What is a Charter School?
Charter schools are public schools that operate with an agreement (or charter) with a state, school district or governmental entity to provide an enhanced education that is often unavailable within the conventional public schooling setting. These schools are open to all students, do not charge tuition, have no religious affiliation and must abide by the same state and federal testing, financial, anti-discrimination, health and safety regulations as all public schools. They typically have higher levels of parent, student and community involvement and often realize higher student achievement.
Our campus is small by design, which gives it a private school atmosphere where parents, faculty, and staff can work together for the benefit of each child. Though it may seem like a small private school, it is an established, tuition-free public school of choice.
The Barney Charter School Initiative
Northwest Arkansas Classical Academy is a member of Hillsdale College’s Barney Charter School Initiative. To learn more about the mission of the Barney Charter School Initiative, please visit the BSCI website: http://www.hillsdale.edu/outreach/charterschools.
Barney Charter School Initiative Seminars
If you would like to learn more about classical education, recordings from the Barney Charter School Initiative’s summer seminars are an excellent place to begin.
Online Course: A Proper Understanding of K-12 Education
This Hillsdale College online course outlines the traditional understanding of education and considers some essential elements of classical education in the K-12 setting.
What is Classical Education?
Classical education offers over 2,000 years of academic success. An education based on the teachings of the giants of philosophy—Aristotle, Plato, Socrates—provides the skills necessary to communicate and function in a global society. Using the Socratic method of learning, students will become lifelong learners and productive leaders. In order to develop a mastery of the English language, students learn Greek and Latin root words and eventually study formal Latin and other languages. Historical, literary, and artistic focus are on “the classics,” math and sciences are taught in a holistic manner, and the program of study engages students in “minds-on” learning and character building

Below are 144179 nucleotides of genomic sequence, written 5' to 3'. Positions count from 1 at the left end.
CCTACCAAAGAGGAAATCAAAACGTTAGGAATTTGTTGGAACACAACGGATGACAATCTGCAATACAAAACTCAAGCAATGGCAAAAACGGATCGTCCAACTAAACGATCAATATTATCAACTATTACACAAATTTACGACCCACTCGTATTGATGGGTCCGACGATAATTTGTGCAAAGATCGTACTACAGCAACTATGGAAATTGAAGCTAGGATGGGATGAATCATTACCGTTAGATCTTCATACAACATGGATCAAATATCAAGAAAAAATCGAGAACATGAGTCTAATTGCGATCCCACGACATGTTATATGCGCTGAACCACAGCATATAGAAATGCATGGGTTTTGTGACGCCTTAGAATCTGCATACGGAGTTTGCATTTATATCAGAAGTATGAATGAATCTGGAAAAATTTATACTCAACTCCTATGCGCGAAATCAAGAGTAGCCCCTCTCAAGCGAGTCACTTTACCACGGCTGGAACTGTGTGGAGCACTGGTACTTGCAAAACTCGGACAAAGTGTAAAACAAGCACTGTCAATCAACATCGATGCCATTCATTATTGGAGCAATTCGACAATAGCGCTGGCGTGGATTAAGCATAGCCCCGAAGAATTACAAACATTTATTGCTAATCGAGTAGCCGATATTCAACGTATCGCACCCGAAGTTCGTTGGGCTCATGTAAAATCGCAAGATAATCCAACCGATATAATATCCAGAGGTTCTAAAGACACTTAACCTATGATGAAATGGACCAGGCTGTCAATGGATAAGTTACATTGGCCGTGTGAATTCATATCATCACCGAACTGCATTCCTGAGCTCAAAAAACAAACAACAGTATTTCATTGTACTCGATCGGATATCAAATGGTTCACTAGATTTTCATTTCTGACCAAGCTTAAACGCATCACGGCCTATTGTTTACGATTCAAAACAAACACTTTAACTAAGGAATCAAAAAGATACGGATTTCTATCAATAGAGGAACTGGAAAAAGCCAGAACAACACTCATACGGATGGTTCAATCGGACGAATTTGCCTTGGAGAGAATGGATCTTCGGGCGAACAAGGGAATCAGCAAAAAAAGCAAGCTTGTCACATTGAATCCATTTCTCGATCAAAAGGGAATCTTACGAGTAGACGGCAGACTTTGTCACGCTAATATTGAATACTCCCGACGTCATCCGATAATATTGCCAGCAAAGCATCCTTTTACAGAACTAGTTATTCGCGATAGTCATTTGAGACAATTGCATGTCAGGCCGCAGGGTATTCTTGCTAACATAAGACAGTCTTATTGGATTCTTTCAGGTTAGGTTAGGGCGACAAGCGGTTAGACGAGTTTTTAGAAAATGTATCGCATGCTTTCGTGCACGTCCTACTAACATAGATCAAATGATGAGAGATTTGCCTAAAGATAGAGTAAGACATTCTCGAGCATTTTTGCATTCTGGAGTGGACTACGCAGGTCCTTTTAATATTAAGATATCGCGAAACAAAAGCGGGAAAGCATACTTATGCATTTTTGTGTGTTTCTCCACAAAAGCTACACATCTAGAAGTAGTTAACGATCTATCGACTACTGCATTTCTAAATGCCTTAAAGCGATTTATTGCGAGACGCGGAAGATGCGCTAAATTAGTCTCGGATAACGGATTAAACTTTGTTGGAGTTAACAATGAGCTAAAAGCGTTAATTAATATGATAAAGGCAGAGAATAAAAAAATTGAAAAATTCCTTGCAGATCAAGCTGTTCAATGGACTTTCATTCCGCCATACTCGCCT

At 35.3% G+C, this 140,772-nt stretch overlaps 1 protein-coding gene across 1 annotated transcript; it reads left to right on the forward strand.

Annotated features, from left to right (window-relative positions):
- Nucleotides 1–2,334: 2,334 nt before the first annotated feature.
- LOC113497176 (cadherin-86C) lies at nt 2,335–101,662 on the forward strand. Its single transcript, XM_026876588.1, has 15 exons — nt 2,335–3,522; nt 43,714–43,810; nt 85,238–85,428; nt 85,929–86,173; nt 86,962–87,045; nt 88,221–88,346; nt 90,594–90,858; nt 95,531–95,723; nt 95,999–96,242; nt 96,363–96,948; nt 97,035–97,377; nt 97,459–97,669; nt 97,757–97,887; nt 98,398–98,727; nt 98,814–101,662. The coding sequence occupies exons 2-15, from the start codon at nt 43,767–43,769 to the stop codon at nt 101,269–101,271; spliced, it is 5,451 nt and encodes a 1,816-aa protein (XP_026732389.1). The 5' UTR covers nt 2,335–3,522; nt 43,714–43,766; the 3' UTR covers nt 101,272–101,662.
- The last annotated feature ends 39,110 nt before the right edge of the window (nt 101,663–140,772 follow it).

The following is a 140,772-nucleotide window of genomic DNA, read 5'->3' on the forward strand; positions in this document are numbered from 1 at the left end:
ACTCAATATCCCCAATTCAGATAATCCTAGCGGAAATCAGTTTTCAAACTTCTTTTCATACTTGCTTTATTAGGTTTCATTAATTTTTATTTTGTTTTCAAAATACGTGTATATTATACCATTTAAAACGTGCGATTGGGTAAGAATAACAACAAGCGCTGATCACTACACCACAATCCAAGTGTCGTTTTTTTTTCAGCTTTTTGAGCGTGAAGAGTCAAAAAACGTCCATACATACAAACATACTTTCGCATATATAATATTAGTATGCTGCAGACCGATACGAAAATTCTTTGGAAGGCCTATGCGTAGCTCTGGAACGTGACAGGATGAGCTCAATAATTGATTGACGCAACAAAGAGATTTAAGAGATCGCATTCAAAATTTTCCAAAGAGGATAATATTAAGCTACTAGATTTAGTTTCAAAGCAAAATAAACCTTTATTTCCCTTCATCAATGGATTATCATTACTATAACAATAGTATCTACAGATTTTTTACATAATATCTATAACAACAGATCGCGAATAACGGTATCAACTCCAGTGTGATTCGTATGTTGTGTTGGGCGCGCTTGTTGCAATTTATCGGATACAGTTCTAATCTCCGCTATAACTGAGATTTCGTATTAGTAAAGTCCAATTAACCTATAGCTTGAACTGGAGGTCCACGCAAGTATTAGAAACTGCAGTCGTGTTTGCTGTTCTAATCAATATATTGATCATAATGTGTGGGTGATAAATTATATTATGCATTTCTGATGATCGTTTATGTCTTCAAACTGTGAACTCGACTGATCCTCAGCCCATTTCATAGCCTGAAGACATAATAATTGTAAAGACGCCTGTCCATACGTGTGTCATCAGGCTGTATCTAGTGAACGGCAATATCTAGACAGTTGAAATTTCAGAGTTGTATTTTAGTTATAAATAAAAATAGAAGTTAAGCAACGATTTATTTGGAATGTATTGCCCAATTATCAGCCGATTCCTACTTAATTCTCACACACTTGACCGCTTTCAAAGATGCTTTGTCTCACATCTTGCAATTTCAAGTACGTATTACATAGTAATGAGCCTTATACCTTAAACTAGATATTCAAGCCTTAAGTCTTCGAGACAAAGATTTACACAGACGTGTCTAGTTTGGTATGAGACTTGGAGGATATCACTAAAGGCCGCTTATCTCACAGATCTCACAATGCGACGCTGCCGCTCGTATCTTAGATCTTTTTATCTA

Mastery is necessary before advancement. Rigorous academic standards in all areas of instruction will be maintained. Students will demonstrate mastery in the core subjects before moving on to new levels. After mastery, students will be allowed to move forward in order to reach their fullest potential.
A knowledge-rich curriculum is necessary for future success. Elementary, middle, and high school students experience a knowledge-rich and integrated curriculum following a threefold path to learning that includes grammar, logic, and rhetoric. A strong foundation in the core subjects of English, History, Science, and Mathematics will prepare students for any and every college opportunity while also creating lifelong learners. Our motto: Respice, adspice, prospice. By studying the past and analyzing the present, students will be ready to contribute to the future.
Articles on Classical Education
"What's So Great about Teachers?" by Louise Cowan
Louise Cowan was a professor emeritus at the University of Dallas and a co-founder of the Dallas Institute of Humanities and Culture.
A Classical Education: Back to the Future by Stanley Fish
Stanley Fish is a professor of humanities and law at Florida International University.
The Benefits of a Classical Education by Tim O’Reilly
Tim O’Reilly is the founder and CEO of computer book publisher, O’Reilly Media Inc.
Silicon Valley Needs Humanities Students by Vivek Wadhwa
Vivek Wadhwa is a fellow at the Rock Center for Corporate Governance at Stanford University.
Why I Teach Plato to Plumbers by Scott Samuelson
Scott Samuelson teaches philosophy at Kirkwood Community College in Cedar Rapids, Iowa.
Classical Education: The Movement Sweeping America, by Gene Edward Veith Jr. and Andrew Kern
Real Education: Four Simple Truths For Bringing America’s Schools Back to Reality, by Charles Murray
The Making of Americans: Democracy and Our Schools, by E.D. Hirsch
The Great Tradition: Classic Readings On What It Means To Be An Educated Human Being, edited by Richard Gamble
Why Johnny Can’t Tell Right From Wrong: And What Can We Do About It?, by William Kilpatrick
Arithmetic for Parents: A Book For Grownups About Children’s Mathematics, by Ron Aharoni
Northwest Arkansas Classical Academy provides the most time-tested methods of educating students. We are committed to providing our future leaders with a college preparatory education focused on the Classical Liberal Arts. Classical Academy will promote a rigorous academic program fostering intellectual curiosity, critical thinking, virtuous character building, and a lifelong passion for learning.
Students of all ages will be required to study a foreign language. In order to better understand the English language and to best prepare them for modern language study, informal Latin instruction will begin in 3rd grade and continue through 6th grade with our English From The Roots Up program. Formal Latin instruction will begin in 7th grade with Latin I, where High School credits may be earned.
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